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Wrong side of the law : true stories of crime /
Edward Butts.
imprint
Toronto : Dundurn Press, c2013.
description
224 p. : ill. ; 23 cm.
ISBN
1459709527 (pbk.), 9781459709522 (pbk.)
format(s)
Book
Holdings
More Details
imprint
Toronto : Dundurn Press, c2013.
isbn
1459709527 (pbk.)
9781459709522 (pbk.)
catalogue key
8995792
 
Includes bibliographical references.
Issued also in electronic format.
A Look Inside
Full Text Reviews
Appeared in Publishers Weekly on 2013-07-29:
Ellis Award-nominated Butts (The Desperate Ones) offers a dozen proofs that Canadians are not an inherently law-abiding people, although if these histories are any indication, Canadians do seem to be profoundly deficient in the art of getting away; however, foreign criminals trying their hands in Canada do not fare much better. From bootlegging to kidnapping, from smuggling to common murder, from orchestrated bank robberies to car theft, no crime seems beneath the criminal element in the Dominion of Canada, or beyond its ambitions, as revealed by Butts's book. The author writes about obscure criminals and those who made the FBI's most-wanted list, crooks of depressingly plebeian ambition and those whose connections reach into the loftiest offices of the nation. Butts's prose is unremarkable but serviceable, and his focus on criminals who got caught-including some, like habitual escapees Rivard and Buckowski, who get caught several times-lends the narrative a reassuring "justice served" tone. One gets the sense that Butts could compose any number of these studies, maintaining a laudable level of competence that his subjects so often failed to achieve. (Aug.) (c) Copyright PWxyz, LLC. All rights reserved.
Reviews
Review Quotes
. . . Edward Butts' very entertaining Wrong Side of the Law: True Stories of Crime will surprise many readers who didn't know this peaceful country had such a rich criminal history.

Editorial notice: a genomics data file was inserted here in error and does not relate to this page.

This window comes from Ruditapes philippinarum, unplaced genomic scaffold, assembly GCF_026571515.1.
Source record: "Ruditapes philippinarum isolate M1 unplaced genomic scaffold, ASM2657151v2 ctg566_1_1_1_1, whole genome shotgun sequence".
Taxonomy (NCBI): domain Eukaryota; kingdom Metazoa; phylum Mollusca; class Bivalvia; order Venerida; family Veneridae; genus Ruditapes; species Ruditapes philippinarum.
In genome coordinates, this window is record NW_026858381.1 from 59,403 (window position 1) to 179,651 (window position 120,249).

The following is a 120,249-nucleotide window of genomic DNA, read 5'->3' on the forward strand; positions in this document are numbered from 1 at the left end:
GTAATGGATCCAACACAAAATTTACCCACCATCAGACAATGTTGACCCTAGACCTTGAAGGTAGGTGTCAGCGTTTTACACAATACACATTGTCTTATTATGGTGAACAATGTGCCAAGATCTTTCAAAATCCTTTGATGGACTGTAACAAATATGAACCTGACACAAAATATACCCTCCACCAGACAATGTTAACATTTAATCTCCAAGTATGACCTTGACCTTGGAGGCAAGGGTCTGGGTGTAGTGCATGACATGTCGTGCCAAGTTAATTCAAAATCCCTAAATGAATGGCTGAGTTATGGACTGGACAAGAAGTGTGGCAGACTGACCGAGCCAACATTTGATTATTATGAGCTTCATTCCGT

. . . Edward Butts' very entertaining Wrong Side of the Law: True Stories of Crime will surprise many readers who didn't know this peaceful country had such a rich criminal history. -- Canadian Lawyer Magazine, July 22, 2013
This item was reviewed in:
Publishers Weekly, July 2013
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Summaries
Bowker Data Service Summary
No matter where the atrocities were committed and no matter what the circumstances, criminal gangs such as the Hyslops, the Polka Dot and the Newton Brothers outfits all had one thing in common: they lived on the wrong side of the law. From across Canada, Edward Butts presents an all-new selection of desperadoes.
Main Description
English bank robbers on the run turn up in Newfoundland. A legendary Nova Scotia detective matches wits with smugglers. In the West the Mounties track down bandits and rustlers. Vancouver police officers hunt down the bank-robbing Hyslop Gang in the 1930s. A decade later the Polka Dot Gang rampages across Southern Ontario. The Newton Brothers' Gang, outlaws from Texas, engage in a gunfight with bank guards on the streets of Toronto, and a former Canadian Pacific Railway engineer masterminds a sensational kidnapping in Colorado. No matter where the atrocities were committed and no matter what the circumstances, these individuals all had one thing in common: they lived on the wrong side of the law.
Main Description
English bank robbers on the run turn up in Newfoundland. A legendary Nova Scotia detective matches wits with smugglers. In the West the Mounties track down bandits and rustlers. Vancouver police officers hunt down the bank-robbing Hyslop Gang in the 1930s. A decade later the Polka Dot Gang rampages across Southern Ontario. The Newton Brothers' Gang, outlaws from Texas, engage in a gunfight with bank guards on the streets of Toronto, and a former Canadian Pacific Railway engineer masterminds a sensational kidnapping in Colorado.No matter where the atrocities were committed and no matter what the circumstances, these individuals all had one thing in common: they lived on the wrong side of the law.

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